As popular as sloths are, there is little research confirming or denying different theories, particularly with this species. An estimated lifespan in the wild is 30-40 years but they are not often found in captive settings. From our experience at Alturas, we find they get very stressed very easily and would therefore not do well long term.
From Central Honduras through Central America and most of northern South America.
Tropical forests, dry forests, riparian forests and secondary forests. Found higher in trees, often within the canopy.
Arboreal since they live off of leaves and buds and solitary except for reproduction. They can be active day and night to search for food or a mate but move less in distance than the two toed sloths. Similar to the two toed sloth, they descend the trees approximately once a week to defecate or urinate, but may do it twice a week.
Herbivorous; they feed on mostly leaves, buds, and flowers. Less diverse than two toed sloths in Costa Rica. They may choose to eat from only a few favorite trees they eat from. The diet of a three toed sloth is somewhat inherited from its mother based on what her preference was while raising the offspring.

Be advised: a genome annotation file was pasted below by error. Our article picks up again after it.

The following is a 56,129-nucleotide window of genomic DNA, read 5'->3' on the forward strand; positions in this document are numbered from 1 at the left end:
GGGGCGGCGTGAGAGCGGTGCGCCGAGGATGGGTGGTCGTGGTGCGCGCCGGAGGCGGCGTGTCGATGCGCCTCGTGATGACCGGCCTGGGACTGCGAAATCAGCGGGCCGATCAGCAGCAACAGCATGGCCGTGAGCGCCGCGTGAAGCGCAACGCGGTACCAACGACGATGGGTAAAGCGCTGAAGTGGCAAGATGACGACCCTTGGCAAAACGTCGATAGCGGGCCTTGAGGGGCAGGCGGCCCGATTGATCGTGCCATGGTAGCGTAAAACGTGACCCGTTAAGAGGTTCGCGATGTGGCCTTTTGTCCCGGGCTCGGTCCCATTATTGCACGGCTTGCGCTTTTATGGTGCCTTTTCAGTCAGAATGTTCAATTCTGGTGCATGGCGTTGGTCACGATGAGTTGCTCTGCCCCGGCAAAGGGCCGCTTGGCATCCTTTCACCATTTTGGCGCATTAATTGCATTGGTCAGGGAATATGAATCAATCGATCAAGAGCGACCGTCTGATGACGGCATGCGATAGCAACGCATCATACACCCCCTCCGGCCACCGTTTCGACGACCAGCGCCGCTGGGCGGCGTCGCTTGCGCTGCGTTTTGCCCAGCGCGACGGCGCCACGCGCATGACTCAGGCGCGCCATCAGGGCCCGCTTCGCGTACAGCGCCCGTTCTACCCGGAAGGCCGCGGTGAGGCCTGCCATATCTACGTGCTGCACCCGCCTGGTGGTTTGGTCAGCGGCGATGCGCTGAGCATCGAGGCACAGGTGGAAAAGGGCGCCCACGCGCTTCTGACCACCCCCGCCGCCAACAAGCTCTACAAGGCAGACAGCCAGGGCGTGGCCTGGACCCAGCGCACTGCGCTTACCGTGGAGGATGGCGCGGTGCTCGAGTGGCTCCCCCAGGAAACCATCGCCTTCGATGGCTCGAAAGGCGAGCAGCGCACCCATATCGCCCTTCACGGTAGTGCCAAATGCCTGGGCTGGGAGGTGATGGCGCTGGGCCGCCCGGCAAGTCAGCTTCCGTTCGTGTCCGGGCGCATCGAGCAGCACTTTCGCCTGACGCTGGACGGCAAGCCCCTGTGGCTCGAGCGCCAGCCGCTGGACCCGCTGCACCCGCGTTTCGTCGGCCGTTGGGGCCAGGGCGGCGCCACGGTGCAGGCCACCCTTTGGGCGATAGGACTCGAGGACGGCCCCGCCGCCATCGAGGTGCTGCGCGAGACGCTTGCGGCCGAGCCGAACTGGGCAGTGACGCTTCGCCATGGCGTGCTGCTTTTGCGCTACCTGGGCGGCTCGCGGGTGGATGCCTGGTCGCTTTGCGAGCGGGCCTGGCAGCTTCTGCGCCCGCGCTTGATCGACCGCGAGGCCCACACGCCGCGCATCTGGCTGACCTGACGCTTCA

Gestation is only 6 months long for three toed sloths and females will produce one young potentially every year after maturity. The young will stay with the mother for about six months when the mother leaves and gives her territory to the offspring.
As there is little known about this species, what is known there aren't major threats to their population. Deforestation is a concern for their environment. Major predators are spectacled owls, harpy eagles, and large cat species (ocelots, pumas).
We do not have any in the sanctuary as they are less common than the two toed sloth. When they do come, we often try to release them as soon as possible as they do not generally do well in captivity due to their specific diet of leaves and stress of captivity is very hard on them.
Do you want to help birds fly back into the wild? The final phase of rehabilitation is going into a pre-release area to prepare for freedom. The birds in our care desperately need this for their successful release.